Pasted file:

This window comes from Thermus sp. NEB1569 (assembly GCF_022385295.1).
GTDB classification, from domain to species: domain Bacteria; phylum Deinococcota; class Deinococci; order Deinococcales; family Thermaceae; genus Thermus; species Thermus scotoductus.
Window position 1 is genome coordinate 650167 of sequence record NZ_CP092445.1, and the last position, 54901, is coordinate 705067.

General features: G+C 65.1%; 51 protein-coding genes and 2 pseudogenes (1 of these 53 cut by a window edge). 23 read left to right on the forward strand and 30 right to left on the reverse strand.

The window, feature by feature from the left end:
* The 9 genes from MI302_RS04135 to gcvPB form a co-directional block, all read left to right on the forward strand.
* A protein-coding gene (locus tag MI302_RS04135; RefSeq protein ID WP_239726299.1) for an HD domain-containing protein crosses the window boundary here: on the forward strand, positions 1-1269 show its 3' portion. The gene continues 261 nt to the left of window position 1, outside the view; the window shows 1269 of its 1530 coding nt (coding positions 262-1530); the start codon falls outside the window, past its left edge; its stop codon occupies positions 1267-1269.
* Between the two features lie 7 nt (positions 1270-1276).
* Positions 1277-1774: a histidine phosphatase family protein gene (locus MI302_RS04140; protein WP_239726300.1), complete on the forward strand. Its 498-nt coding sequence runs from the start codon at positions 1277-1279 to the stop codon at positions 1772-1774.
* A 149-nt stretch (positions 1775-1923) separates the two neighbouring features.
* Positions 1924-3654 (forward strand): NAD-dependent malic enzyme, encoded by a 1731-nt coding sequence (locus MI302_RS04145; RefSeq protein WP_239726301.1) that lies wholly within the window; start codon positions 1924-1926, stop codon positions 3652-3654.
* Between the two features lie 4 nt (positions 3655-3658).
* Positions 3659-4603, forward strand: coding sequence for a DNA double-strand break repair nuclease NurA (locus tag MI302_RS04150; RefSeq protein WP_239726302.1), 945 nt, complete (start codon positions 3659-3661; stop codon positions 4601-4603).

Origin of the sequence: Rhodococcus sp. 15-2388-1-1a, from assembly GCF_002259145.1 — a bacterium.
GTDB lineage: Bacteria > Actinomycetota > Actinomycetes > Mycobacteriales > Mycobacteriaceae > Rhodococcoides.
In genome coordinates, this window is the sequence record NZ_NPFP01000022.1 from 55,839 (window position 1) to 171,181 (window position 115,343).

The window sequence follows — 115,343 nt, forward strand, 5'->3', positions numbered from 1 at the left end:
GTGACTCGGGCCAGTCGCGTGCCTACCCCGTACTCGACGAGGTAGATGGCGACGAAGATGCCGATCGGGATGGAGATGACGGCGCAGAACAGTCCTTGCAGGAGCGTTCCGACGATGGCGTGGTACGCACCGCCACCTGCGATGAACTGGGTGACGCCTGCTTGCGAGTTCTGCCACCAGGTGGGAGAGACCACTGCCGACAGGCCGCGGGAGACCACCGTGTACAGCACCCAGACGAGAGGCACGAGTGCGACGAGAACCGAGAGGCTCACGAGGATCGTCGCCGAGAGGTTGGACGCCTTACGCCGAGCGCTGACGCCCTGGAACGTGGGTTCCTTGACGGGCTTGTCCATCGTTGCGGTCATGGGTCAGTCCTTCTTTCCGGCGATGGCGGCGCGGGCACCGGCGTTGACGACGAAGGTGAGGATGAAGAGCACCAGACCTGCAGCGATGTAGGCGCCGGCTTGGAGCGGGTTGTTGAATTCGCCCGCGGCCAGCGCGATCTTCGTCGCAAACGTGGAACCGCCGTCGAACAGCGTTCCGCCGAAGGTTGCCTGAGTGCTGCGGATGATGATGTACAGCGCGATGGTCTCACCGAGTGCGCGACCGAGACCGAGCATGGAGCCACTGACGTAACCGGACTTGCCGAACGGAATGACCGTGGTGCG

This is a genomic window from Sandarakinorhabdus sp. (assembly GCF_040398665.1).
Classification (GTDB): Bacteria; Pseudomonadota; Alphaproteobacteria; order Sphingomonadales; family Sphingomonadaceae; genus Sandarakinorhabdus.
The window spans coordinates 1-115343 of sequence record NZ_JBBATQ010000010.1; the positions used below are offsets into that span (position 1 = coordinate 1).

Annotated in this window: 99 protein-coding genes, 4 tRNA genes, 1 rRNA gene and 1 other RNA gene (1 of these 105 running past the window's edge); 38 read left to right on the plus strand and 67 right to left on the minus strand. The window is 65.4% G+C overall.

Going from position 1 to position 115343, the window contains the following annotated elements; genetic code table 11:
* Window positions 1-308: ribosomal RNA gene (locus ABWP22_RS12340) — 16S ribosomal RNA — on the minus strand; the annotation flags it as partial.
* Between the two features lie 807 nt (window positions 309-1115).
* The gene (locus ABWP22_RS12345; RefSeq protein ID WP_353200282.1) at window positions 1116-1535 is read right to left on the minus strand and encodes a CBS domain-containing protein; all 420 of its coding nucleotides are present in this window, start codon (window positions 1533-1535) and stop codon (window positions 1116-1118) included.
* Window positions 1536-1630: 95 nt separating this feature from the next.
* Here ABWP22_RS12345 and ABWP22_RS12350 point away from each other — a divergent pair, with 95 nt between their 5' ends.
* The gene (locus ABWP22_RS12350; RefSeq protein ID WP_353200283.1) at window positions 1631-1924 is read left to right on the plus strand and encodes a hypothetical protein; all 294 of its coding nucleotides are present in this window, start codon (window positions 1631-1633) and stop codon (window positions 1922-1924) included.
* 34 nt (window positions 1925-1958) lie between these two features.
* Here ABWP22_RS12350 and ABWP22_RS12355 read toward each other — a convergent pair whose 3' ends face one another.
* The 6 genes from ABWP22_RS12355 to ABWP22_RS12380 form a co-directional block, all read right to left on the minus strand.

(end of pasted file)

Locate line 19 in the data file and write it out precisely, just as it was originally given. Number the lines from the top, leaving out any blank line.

This is a genomic window from Sandarakinorhabdus sp. (assembly GCF_040398665.1).